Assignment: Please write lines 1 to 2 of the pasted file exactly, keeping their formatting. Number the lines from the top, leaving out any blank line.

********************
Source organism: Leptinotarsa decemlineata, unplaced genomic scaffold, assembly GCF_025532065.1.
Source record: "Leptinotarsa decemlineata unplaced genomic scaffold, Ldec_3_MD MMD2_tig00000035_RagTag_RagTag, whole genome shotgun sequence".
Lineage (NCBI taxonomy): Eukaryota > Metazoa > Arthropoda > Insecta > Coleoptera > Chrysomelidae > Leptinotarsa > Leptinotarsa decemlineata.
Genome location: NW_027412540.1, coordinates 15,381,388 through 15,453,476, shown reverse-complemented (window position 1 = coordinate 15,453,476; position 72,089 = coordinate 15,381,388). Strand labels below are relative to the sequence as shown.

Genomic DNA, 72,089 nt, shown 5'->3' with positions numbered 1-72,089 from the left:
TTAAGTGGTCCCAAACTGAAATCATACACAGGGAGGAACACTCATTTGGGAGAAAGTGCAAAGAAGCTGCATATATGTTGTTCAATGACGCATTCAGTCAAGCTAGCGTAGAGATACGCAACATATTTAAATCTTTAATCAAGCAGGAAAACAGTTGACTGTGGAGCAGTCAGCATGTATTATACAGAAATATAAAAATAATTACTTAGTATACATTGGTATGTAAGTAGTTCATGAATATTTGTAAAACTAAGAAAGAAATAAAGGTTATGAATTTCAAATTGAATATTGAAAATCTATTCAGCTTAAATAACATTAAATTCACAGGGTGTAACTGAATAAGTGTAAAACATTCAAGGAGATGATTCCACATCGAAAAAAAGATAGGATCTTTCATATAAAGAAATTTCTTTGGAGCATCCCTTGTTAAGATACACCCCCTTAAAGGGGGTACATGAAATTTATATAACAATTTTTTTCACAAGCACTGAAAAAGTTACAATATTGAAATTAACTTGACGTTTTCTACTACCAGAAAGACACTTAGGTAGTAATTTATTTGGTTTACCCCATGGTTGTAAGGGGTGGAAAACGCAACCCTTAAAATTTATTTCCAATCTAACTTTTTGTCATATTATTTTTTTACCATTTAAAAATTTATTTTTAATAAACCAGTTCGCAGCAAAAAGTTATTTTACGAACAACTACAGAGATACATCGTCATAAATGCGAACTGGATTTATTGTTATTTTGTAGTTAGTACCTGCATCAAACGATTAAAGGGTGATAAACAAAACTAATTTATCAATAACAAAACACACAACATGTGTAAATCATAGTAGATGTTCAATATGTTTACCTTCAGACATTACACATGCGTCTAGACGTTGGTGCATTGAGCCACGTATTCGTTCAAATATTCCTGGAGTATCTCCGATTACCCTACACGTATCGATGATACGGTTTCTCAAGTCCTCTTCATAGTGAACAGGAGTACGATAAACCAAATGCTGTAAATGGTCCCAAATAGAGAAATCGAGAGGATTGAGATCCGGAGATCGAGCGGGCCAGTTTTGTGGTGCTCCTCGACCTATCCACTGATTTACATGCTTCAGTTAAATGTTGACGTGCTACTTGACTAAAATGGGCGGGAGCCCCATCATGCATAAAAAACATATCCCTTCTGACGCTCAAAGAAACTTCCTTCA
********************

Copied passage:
Source organism: Leptinotarsa decemlineata, unplaced genomic scaffold, assembly GCF_025532065.1.
Source record: "Leptinotarsa decemlineata unplaced genomic scaffold, Ldec_3_MD MMD2_tig00000035_RagTag_RagTag, whole genome shotgun sequence".